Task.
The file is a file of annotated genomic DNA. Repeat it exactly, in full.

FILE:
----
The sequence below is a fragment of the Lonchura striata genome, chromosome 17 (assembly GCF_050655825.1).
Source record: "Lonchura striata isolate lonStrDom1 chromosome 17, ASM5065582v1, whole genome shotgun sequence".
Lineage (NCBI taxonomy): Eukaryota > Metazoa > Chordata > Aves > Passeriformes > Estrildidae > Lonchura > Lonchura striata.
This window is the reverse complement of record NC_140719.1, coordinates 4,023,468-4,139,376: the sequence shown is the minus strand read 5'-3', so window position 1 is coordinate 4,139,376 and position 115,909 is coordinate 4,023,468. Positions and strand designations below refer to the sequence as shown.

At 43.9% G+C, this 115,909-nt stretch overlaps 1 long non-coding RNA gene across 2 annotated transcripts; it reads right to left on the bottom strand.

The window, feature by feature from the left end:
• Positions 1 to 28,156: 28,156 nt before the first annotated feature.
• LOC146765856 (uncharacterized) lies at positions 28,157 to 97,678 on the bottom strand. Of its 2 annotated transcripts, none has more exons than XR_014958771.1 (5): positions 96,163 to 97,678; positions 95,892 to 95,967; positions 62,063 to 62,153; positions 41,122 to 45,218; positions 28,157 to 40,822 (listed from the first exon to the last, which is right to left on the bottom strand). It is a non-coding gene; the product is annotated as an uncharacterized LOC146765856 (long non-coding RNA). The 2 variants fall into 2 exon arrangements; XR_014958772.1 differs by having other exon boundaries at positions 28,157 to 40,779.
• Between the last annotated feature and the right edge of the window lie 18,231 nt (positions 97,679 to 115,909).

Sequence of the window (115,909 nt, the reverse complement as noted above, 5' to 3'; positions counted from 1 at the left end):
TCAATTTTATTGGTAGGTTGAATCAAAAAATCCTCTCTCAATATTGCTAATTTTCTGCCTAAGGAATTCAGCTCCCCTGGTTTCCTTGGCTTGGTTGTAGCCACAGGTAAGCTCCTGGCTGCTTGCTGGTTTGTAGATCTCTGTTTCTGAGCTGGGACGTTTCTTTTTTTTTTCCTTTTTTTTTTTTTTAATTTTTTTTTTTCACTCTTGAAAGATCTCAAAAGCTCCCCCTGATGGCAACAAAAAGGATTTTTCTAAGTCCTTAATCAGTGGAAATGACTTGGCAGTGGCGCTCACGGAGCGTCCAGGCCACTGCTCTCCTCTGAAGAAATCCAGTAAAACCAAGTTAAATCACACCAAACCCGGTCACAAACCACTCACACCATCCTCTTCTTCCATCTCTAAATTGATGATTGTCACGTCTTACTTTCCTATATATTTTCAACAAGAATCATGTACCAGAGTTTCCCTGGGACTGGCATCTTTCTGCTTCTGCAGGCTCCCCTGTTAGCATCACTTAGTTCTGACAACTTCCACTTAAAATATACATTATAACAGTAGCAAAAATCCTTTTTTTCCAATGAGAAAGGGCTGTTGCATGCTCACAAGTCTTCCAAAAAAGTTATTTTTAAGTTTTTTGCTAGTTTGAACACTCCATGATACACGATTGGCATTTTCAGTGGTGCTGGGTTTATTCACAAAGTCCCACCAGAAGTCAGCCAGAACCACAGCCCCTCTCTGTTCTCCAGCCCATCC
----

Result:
The sequence below is a fragment of the Lonchura striata genome, chromosome 17 (assembly GCF_050655825.1).
Source record: "Lonchura striata isolate lonStrDom1 chromosome 17, ASM5065582v1, whole genome shotgun sequence".
Lineage (NCBI taxonomy): Eukaryota > Metazoa > Chordata > Aves > Passeriformes > Estrildidae > Lonchura > Lonchura striata.
This window is the reverse complement of record NC_140719.1, coordinates 4,023,468-4,139,376: the sequence shown is the minus strand read 5'-3', so window position 1 is coordinate 4,139,376 and position 115,909 is coordinate 4,023,468. Positions and strand designations below refer to the sequence as shown.

At 43.9% G+C, this 115,909-nt stretch overlaps 1 long non-coding RNA gene across 2 annotated transcripts; it reads right to left on the bottom strand.

The window, feature by feature from the left end:
• Positions 1 to 28,156: 28,156 nt before the first annotated feature.
• LOC146765856 (uncharacterized) lies at positions 28,157 to 97,678 on the bottom strand. Of its 2 annotated transcripts, none has more exons than XR_014958771.1 (5): positions 96,163 to 97,678; positions 95,892 to 95,967; positions 62,063 to 62,153; positions 41,122 to 45,218; positions 28,157 to 40,822 (listed from the first exon to the last, which is right to left on the bottom strand). It is a non-coding gene; the product is annotated as an uncharacterized LOC146765856 (long non-coding RNA). The 2 variants fall into 2 exon arrangements; XR_014958772.1 differs by having other exon boundaries at positions 28,157 to 40,779.
• Between the last annotated feature and the right edge of the window lie 18,231 nt (positions 97,679 to 115,909).

Sequence of the window (115,909 nt, the reverse complement as noted above, 5' to 3'; positions counted from 1 at the left end):
TCAATTTTATTGGTAGGTTGAATCAAAAAATCCTCTCTCAATATTGCTAATTTTCTGCCTAAGGAATTCAGCTCCCCTGGTTTCCTTGGCTTGGTTGTAGCCACAGGTAAGCTCCTGGCTGCTTGCTGGTTTGTAGATCTCTGTTTCTGAGCTGGGACGTTTCTTTTTTTTTTCCTTTTTTTTTTTTTTAATTTTTTTTTTTCACTCTTGAAAGATCTCAAAAGCTCCCCCTGATGGCAACAAAAAGGATTTTTCTAAGTCCTTAATCAGTGGAAATGACTTGGCAGTGGCGCTCACGGAGCGTCCAGGCCACTGCTCTCCTCTGAAGAAATCCAGTAAAACCAAGTTAAATCACACCAAACCCGGTCACAAACCACTCACACCATCCTCTTCTTCCATCTCTAAATTGATGATTGTCACGTCTTACTTTCCTATATATTTTCAACAAGAATCATGTACCAGAGTTTCCCTGGGACTGGCATCTTTCTGCTTCTGCAGGCTCCCCTGTTAGCATCACTTAGTTCTGACAACTTCCACTTAAAATATACATTATAACAGTAGCAAAAATCCTTTTTTTCCAATGAGAAAGGGCTGTTGCATGCTCACAAGTCTTCCAAAAAAGTTATTTTTAAGTTTTTTGCTAGTTTGAACACTCCATGATACACGATTGGCATTTTCAGTGGTGCTGGGTTTATTCACAAAGTCCCACCAGAAGTCAGCCAGAACCACAGCCCCTCTCTGTTCTCCAGCCCATCC